Transpiration

Transpiration rate of control and biochar treated plants was also compared presented graphically in Figure 4A. The results were highly significant (P ≤ 0.05) when Tr was compared between control and biochar treatments. Among all non-stressed treatment plants (100% F.C. + 0% B, 100% F.C. + 1% B, 100% F.C. + 3% B), the Tr was not significantly changed throughout the experiment as their F.C. was maintained at 100%, everyday. On the other hand, in stressed plants (60% F.C. + 0% B, 60% F.C. + 1% B, 60% F.C. + 3% B) the Tr was reduced slowly upto 3 weeks when their F.C. was maintained at 60%. After 3 weeks, plants were given stress and 60% of water loss was returned to all plants. At this stage, a rapid decline was observed in the rate of transpiration. Finally, it was reached near to zero at the end of the experiment in 0% biochar.

FIGURE 4
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FIGURE 4. (A) Comparison of transpiration rate of control and biochar treated plants under stressed (60% F.C.) and non-stressed (100% F.C.) conditions. (B) Comparison of transpiration rate of control and combination of biochar and gypsum applied plants under stressed and non-stressed conditions. (C) Transpiration rate of control and gypsum treated plants under stressed and non-stressed conditions.

The combination of biochar with gypsum has also significant impact on the rate of transpiration. The combination of biochar and gypsum has also significant effect on the Tr of plants. Comparison of Tr between control and biochar and gypsum amended soil is presented in Figure 4B. Among all these treatments, (100% F.C. + 0% B + 0% G, 100% F.C. + 1% B + 0.1% G, 100% F.C. + 3% B + 0.1% G) no change was observed throughout the experiment. On the other hand, at 60% F.C. (0% B + 0% G, 1% B + 0.1% G, 3% B + 0.1% G) the Tr was gradually reduced upto 3 weeks and then suddenly decreased and reached near to zero at the end of experiment.

Besides the combination with biochar, gypsum alone has also significant effect on the Tr. Tr was compared between control and gypsum and graphically presented in Figure 4C. Like other treatments, same trend was observed with gypsum treatments at 100% F.C as well as 60% F.C. At 100% F.C. of all treatments (0% G and 0.1% G) Tr remained the same because plants were daily watered at 100% F.C. On the other hand, in case of 60% F.C. (0% G and 0.1% G) it was gradually decreased and reached near to zero at the end of the experiment.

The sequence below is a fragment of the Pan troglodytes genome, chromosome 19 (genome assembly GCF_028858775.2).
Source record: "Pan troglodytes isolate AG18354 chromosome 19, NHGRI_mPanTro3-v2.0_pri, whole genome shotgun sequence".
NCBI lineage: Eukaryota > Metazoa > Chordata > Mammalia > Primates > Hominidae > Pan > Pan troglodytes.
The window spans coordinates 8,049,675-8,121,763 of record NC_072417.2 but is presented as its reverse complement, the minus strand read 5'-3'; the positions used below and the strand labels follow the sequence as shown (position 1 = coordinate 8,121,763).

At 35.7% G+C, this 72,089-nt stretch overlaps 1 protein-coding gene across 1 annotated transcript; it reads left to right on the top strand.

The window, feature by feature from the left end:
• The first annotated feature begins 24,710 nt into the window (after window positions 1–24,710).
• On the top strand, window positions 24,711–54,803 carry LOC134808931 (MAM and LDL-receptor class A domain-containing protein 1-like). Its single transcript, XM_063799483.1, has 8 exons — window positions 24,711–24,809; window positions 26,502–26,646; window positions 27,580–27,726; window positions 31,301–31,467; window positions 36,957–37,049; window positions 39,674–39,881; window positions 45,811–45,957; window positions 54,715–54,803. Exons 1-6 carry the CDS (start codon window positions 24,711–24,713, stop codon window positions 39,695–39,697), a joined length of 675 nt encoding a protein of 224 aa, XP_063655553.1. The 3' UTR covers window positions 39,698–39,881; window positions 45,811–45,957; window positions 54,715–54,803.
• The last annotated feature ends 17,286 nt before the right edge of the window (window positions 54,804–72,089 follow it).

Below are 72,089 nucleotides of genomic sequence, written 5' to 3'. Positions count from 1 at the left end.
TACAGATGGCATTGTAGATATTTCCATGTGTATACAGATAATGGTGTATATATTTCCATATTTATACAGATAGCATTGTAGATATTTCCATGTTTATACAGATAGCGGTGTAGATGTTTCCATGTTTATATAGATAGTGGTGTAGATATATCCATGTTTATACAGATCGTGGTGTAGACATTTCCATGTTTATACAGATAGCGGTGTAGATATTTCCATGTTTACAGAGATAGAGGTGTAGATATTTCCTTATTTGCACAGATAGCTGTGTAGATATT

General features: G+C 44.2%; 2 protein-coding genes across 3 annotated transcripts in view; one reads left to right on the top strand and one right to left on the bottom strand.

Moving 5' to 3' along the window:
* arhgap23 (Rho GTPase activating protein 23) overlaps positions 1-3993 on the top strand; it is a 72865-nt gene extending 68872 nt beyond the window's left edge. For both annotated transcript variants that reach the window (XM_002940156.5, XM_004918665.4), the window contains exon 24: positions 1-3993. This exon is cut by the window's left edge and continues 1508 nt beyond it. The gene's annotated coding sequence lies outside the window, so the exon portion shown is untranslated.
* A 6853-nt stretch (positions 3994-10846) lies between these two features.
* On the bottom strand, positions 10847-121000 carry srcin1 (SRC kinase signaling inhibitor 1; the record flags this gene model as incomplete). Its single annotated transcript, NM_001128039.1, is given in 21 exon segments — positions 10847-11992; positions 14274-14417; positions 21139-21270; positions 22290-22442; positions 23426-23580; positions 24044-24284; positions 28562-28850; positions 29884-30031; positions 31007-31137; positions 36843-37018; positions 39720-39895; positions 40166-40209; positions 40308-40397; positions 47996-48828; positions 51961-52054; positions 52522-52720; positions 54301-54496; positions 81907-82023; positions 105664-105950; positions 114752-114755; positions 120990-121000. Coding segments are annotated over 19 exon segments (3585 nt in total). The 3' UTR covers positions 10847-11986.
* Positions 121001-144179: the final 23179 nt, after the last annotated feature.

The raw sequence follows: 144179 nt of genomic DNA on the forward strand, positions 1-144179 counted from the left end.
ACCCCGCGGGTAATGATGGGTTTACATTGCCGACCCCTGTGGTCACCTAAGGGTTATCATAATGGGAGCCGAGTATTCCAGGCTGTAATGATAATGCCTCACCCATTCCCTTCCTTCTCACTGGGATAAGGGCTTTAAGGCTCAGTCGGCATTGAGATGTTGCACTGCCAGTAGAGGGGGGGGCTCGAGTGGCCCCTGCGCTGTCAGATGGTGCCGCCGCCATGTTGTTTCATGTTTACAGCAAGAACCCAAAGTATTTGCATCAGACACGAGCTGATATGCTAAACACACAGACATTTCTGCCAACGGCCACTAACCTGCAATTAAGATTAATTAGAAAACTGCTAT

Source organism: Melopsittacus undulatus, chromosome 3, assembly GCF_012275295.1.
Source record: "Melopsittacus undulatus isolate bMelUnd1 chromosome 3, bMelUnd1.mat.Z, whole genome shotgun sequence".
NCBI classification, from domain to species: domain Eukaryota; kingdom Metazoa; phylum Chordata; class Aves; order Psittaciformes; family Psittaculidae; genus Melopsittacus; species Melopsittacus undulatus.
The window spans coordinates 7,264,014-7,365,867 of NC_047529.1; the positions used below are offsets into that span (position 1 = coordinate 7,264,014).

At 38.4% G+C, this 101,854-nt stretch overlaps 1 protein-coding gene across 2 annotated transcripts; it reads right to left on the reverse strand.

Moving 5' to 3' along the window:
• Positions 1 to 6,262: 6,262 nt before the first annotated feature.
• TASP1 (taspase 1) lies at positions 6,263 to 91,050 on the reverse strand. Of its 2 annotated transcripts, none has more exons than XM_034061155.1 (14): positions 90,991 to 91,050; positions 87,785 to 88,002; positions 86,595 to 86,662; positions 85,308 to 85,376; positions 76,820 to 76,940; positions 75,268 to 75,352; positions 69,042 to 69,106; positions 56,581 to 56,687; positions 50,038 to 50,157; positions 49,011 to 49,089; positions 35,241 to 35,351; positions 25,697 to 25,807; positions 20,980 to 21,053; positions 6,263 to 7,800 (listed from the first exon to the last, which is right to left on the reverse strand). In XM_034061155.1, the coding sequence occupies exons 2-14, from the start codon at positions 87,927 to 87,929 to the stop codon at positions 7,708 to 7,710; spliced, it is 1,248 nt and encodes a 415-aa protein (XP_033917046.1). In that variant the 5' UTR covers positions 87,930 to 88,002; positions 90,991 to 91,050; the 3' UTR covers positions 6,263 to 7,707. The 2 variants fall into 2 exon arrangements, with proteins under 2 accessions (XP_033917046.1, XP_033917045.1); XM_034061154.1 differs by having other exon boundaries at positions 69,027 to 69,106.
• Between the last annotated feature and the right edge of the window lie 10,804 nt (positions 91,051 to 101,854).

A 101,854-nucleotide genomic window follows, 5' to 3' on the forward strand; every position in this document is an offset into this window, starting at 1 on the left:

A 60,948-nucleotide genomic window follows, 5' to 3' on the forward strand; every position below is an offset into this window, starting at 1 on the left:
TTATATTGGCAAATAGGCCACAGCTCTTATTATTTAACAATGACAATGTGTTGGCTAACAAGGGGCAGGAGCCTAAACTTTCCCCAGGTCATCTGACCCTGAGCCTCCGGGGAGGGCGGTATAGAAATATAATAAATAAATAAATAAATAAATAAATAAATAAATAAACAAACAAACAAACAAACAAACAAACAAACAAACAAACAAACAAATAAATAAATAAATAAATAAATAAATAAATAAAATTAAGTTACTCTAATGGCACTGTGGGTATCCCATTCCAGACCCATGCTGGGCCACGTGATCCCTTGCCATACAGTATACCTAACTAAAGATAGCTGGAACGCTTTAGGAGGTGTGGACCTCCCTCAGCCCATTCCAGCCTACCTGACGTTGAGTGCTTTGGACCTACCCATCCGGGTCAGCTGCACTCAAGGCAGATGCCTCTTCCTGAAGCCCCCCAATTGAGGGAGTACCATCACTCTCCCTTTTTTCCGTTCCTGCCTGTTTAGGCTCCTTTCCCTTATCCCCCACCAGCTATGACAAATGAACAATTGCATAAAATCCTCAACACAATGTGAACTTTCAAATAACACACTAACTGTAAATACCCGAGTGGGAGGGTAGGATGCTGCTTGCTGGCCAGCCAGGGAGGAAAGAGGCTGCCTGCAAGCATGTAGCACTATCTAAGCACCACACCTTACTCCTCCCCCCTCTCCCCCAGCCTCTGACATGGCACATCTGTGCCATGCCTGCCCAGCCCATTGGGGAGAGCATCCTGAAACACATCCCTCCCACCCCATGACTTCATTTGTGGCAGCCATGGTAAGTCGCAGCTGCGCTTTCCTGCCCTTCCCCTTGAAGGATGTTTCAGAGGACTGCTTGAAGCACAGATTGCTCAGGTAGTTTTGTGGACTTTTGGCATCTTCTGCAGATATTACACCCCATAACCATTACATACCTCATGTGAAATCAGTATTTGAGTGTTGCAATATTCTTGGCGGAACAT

At 100% F.C. the Tr was not altered because water loss was returned daily to the plants. Therefore it remained constant throughout the experiment. On the other hand at 60% F.C, only 60% of daily water loss was returned, so with the passage of time plants became sensitive and reached near to dry condition.

Photosynthesis

Photosynthesis of all plants was also measured throughout the experiment. The highly significant results (P ≤ 0.01) were found for all treatments (Figure 5A). At 100% F.C. of all treatments (T1 100 = 100% F.C. + 0% B; T2 100 = 100% F.C. + 1% B; T3 100 = 100% F.C. + 3% B), a slight change was observed in the photosynthesis rate (Pn) of plants. Pn was higher in T2 100 (5.1 μmolCO2m-2s-1) as compared to T1 100 and T3 100 (2.7 and 4.8 μmolCO2m-2s-1), respectively. On the other hand an increasing trend was observed at 60% F.C. along with biochar (1 and 3% B) as compared to control (0% B) where it was reduced at the end of the experiment. Pn was higher in 1% B at 60% F.C. and increased from 4.6 to 6.9 μmol CO2m-2s-1 from week one to week six. Among all these treatments 1% B + 60% F.C. has shown significant impact on the Pn under drought stressed condition and proved effective treatment as compared to other treatments.

FIGURE 5
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FIGURE 5. (A) Comparison of photosynthetic rate of control and biochar applied plants under stressed (60% F.C.) and non-stressed (100% F.C.) conditions. (B) Comparison of photosynthetic rate of control and combination of biochar and gypsum treated plants under stressed and non-stressed conditions. (C) Comparison of photosynthetic rate of control and gypsum treated plants under stressed and non-stressed conditions.